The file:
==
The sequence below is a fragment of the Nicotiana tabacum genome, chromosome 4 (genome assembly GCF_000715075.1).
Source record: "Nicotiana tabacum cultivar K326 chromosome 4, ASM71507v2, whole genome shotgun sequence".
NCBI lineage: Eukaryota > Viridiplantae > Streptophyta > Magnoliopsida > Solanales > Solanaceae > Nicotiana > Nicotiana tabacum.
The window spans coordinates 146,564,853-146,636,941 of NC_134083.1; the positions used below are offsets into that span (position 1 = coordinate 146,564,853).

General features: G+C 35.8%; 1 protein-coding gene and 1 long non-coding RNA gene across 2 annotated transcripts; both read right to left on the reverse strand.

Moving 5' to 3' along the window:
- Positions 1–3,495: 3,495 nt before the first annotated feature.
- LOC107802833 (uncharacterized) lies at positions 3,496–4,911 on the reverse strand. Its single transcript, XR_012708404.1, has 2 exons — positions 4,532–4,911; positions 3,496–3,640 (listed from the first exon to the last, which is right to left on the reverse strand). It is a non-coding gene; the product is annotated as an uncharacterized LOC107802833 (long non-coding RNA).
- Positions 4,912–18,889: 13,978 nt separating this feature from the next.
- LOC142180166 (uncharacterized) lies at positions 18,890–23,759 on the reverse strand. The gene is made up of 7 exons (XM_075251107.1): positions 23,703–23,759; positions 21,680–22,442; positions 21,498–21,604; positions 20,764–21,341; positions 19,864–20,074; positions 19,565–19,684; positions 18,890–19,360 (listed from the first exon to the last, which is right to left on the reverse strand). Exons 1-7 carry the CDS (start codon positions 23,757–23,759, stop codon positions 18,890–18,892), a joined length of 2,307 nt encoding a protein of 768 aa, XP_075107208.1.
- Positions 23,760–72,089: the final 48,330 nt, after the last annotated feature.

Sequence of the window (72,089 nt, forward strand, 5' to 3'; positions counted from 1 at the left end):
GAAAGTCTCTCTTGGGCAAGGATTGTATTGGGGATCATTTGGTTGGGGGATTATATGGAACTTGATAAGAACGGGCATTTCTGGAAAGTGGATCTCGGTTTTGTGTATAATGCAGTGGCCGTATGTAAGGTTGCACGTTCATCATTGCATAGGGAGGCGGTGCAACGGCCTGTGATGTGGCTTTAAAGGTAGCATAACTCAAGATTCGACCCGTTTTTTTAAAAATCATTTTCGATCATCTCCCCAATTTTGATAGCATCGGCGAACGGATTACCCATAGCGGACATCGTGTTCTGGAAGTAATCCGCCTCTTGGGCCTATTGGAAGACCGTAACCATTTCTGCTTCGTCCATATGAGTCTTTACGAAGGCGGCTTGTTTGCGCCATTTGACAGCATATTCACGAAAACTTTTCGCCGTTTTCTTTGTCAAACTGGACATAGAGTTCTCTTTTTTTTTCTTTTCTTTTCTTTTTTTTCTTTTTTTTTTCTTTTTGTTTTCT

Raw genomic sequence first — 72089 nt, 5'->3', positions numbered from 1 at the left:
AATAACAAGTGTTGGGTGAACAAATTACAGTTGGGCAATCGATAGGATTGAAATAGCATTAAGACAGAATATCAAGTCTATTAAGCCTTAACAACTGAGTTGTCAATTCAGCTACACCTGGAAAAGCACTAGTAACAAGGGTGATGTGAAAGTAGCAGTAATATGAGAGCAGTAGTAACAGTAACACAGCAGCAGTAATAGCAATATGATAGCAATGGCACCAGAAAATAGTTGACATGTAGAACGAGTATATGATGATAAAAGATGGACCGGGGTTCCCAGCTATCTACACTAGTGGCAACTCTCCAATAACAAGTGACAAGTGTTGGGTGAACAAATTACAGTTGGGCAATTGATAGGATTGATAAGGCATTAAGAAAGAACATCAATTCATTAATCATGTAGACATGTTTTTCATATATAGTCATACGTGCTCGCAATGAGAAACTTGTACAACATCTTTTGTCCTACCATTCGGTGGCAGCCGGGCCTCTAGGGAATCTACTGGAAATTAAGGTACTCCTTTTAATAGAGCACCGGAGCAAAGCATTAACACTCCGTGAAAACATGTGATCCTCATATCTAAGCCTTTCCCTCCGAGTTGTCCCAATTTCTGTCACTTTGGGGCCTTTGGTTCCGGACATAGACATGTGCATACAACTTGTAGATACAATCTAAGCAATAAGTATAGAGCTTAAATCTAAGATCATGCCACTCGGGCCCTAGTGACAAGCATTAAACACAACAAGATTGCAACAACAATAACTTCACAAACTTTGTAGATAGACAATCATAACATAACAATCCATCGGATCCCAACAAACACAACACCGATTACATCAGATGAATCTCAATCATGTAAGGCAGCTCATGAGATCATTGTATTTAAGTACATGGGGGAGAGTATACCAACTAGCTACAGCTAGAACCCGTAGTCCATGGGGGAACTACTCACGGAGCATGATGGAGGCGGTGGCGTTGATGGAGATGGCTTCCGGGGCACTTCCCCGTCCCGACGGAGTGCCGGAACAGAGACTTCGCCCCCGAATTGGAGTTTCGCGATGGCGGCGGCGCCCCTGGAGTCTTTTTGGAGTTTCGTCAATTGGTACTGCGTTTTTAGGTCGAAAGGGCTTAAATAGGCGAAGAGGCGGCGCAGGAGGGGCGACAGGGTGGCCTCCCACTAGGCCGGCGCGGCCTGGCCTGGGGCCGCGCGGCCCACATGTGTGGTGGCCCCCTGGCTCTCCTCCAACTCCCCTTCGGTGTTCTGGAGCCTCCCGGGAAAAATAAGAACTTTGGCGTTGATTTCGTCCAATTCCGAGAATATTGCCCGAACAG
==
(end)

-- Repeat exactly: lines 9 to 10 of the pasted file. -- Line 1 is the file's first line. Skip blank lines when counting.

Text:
- Positions 4,912–18,889: 13,978 nt separating this feature from the next.
- LOC142180166 (uncharacterized) lies at positions 18,890–23,759 on the reverse strand. The gene is made up of 7 exons (XM_075251107.1): positions 23,703–23,759; positions 21,680–22,442; positions 21,498–21,604; positions 20,764–21,341; positions 19,864–20,074; positions 19,565–19,684; positions 18,890–19,360 (listed from the first exon to the last, which is right to left on the reverse strand). Exons 1-7 carry the CDS (start codon positions 23,757–23,759, stop codon positions 18,890–18,892), a joined length of 2,307 nt encoding a protein of 768 aa, XP_075107208.1.